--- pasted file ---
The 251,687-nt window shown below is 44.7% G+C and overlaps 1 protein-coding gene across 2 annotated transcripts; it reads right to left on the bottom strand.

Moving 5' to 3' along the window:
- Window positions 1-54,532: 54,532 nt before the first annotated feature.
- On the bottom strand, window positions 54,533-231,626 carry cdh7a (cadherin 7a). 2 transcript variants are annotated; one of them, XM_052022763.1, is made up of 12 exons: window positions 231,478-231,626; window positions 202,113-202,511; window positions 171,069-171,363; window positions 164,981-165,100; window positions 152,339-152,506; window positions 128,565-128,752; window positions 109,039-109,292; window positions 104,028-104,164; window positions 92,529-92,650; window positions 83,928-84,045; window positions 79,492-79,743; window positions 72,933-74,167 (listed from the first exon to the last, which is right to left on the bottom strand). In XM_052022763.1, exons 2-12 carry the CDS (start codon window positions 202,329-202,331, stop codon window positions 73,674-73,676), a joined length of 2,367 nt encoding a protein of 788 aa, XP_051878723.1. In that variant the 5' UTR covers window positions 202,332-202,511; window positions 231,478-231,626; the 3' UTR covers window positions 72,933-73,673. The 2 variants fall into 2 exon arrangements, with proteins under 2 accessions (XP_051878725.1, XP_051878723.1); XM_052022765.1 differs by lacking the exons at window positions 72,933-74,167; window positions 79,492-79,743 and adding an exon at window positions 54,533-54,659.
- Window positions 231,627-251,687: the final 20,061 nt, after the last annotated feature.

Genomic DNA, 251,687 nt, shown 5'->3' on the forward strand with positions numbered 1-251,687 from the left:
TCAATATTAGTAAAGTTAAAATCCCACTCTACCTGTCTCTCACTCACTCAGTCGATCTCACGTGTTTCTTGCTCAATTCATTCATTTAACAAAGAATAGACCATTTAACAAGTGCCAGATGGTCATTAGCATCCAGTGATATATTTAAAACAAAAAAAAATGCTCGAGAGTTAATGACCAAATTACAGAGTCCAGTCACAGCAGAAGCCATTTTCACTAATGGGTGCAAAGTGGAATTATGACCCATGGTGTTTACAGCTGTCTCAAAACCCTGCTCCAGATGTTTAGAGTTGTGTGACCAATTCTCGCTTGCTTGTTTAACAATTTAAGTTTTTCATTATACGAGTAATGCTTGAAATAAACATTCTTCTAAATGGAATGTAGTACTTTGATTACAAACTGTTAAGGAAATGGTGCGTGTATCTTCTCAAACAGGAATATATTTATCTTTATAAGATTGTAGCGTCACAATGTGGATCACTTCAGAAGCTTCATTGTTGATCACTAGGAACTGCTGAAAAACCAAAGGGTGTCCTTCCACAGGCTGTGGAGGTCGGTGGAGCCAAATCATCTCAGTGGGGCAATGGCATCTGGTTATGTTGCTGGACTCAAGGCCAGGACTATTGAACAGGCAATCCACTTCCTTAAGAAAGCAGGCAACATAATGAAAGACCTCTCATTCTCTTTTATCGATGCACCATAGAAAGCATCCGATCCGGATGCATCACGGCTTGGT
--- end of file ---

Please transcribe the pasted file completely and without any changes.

The 251,687-nt window shown below is 44.7% G+C and overlaps 1 protein-coding gene across 2 annotated transcripts; it reads right to left on the bottom strand.

Moving 5' to 3' along the window:
- Window positions 1-54,532: 54,532 nt before the first annotated feature.
- On the bottom strand, window positions 54,533-231,626 carry cdh7a (cadherin 7a). 2 transcript variants are annotated; one of them, XM_052022763.1, is made up of 12 exons: window positions 231,478-231,626; window positions 202,113-202,511; window positions 171,069-171,363; window positions 164,981-165,100; window positions 152,339-152,506; window positions 128,565-128,752; window positions 109,039-109,292; window positions 104,028-104,164; window positions 92,529-92,650; window positions 83,928-84,045; window positions 79,492-79,743; window positions 72,933-74,167 (listed from the first exon to the last, which is right to left on the bottom strand). In XM_052022763.1, exons 2-12 carry the CDS (start codon window positions 202,329-202,331, stop codon window positions 73,674-73,676), a joined length of 2,367 nt encoding a protein of 788 aa, XP_051878723.1. In that variant the 5' UTR covers window positions 202,332-202,511; window positions 231,478-231,626; the 3' UTR covers window positions 72,933-73,673. The 2 variants fall into 2 exon arrangements, with proteins under 2 accessions (XP_051878725.1, XP_051878723.1); XM_052022765.1 differs by lacking the exons at window positions 72,933-74,167; window positions 79,492-79,743 and adding an exon at window positions 54,533-54,659.
- Window positions 231,627-251,687: the final 20,061 nt, after the last annotated feature.

Genomic DNA, 251,687 nt, shown 5'->3' on the forward strand with positions numbered 1-251,687 from the left:
TCAATATTAGTAAAGTTAAAATCCCACTCTACCTGTCTCTCACTCACTCAGTCGATCTCACGTGTTTCTTGCTCAATTCATTCATTTAACAAAGAATAGACCATTTAACAAGTGCCAGATGGTCATTAGCATCCAGTGATATATTTAAAACAAAAAAAAATGCTCGAGAGTTAATGACCAAATTACAGAGTCCAGTCACAGCAGAAGCCATTTTCACTAATGGGTGCAAAGTGGAATTATGACCCATGGTGTTTACAGCTGTCTCAAAACCCTGCTCCAGATGTTTAGAGTTGTGTGACCAATTCTCGCTTGCTTGTTTAACAATTTAAGTTTTTCATTATACGAGTAATGCTTGAAATAAACATTCTTCTAAATGGAATGTAGTACTTTGATTACAAACTGTTAAGGAAATGGTGCGTGTATCTTCTCAAACAGGAATATATTTATCTTTATAAGATTGTAGCGTCACAATGTGGATCACTTCAGAAGCTTCATTGTTGATCACTAGGAACTGCTGAAAAACCAAAGGGTGTCCTTCCACAGGCTGTGGAGGTCGGTGGAGCCAAATCATCTCAGTGGGGCAATGGCATCTGGTTATGTTGCTGGACTCAAGGCCAGGACTATTGAACAGGCAATCCACTTCCTTAAGAAAGCAGGCAACATAATGAAAGACCTCTCATTCTCTTTTATCGATGCACCATAGAAAGCATCCGATCCGGATGCATCACGGCTTGGT